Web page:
The 2020 Open Water Fishing Season hasn’t really begun just yet in the Moosehead Lake Region. Thoughts of an historically early iceout have faded for the time being. With over 18″ inches of fresh snow dumped yesterday it will likely take a week or more just to get back to where we were before this event. It would be unusual for April to be kinder than normal. We can only hope for early fishing conditions north of the Monson-Dixon Line. That doesn’t mean it’s going to happen. We have always said,”If the ice goes out before the beginning of May it’s early, if it goes out after May 10th it’s late.
With that in mind, if fishing is always focused on catching you’re playing the wrong game, especially this early in the season.
Fishermen who enjoy each and everyday on the water have a basic fundamental philosophy. We truly enjoy the wonders of mother nature and all she has to offer, not just the fish. It’s the eagle overhead, the loon and their lonely cries from the bay, the mink hunting along the streamer’s banks, and the pileated woodpecker that sounds like it came from the Congo that all add to the fishing experience. For many the fish are simply, just the bonus.
We alway consider early season open water fishing to be a wonderful outing and don’t expect to do a hole lot of catching.
We have jumped the gun and have gone “ way to early (for catching) way too may times” but have a great day anyway.
One example that always comes to mind is when the East Outlet began to open the first day of April instead of the first of May. The river was at minimum flow, 500 cfs (cubes feet per second) and the woods still held at lease two feet of snow so it took a hike on snowshoes to get to the middle pools. At 500 cfs one third of the river bed is dewatered so once in the river bed I could shed the snow shoes and easily walk the dry edges and easily accessible what were now isolated pools I had never seen before. I thought the days fishing would be like shooting fish in a barrel. But it was only the beginning of April with Moosehead still iced in so the river water temperature was maybe 36 degrees. I implemented every trick I knew at the time and nothing. The couple of tugs I had were more likely bottom than actual trout or salmon. I fished over a mile of river, fishless I might add, but what I discovered along the way I’ll never forget. I came onto groups of ducks in every pool because this river was one of only a few precious open water haunts they could find. And the deer that had been wintering along the river feeding on the white cedar tips now could hop down on the river bed away from two feet of snowpack and leisurely feed on all that cedar they couldn’t reach all winter long. Around every bend there were small groups of two to ten deer enjoying a fresh meal and their freedom from months of snow pack. I also discovered why I had been catching fish in certain spots over the years. It became clear there were deeper pockets of water and boulders I had no idea were there. That was a long time ago and I went home fishless but I remember that day like it was yesterday.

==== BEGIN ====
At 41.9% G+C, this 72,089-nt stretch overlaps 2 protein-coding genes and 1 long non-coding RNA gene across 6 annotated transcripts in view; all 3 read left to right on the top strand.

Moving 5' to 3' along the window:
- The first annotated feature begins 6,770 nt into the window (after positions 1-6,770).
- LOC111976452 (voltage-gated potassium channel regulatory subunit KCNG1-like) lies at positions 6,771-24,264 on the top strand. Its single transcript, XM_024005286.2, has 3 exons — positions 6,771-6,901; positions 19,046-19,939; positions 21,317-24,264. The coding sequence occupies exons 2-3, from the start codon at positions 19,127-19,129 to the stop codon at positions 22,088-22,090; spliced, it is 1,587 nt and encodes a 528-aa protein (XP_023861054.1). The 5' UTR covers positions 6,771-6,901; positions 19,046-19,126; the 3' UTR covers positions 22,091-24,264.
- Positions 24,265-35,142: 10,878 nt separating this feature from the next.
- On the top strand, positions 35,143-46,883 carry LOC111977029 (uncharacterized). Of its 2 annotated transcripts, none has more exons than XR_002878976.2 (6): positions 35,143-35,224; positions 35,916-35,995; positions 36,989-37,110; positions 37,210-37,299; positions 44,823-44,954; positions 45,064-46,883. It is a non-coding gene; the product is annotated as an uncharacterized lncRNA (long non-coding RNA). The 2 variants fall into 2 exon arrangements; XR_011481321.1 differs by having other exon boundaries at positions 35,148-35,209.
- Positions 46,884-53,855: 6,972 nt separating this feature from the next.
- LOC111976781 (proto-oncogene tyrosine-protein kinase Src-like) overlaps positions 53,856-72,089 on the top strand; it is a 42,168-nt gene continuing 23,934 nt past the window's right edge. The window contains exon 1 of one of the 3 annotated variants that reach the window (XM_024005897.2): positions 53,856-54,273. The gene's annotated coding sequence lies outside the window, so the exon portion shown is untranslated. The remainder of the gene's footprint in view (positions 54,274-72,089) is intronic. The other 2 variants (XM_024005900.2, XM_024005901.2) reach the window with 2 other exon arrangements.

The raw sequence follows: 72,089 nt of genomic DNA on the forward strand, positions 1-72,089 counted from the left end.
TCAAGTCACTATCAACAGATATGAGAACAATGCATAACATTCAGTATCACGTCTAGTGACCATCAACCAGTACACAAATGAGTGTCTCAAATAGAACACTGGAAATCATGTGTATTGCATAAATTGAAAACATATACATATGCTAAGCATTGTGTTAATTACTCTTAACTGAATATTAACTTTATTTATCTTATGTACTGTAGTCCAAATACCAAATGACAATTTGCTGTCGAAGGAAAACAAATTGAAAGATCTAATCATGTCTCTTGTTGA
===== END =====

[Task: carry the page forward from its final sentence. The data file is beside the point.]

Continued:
Productive fish catching days are coming and not any too soon but for now just getting out of the house and flexing that new rod is what we all need right now.
There are still 4 days left for our 20% Off Fly Sale at our On-Line Catalog.
Stay well and safe safe during these uncertain times ahead for us all.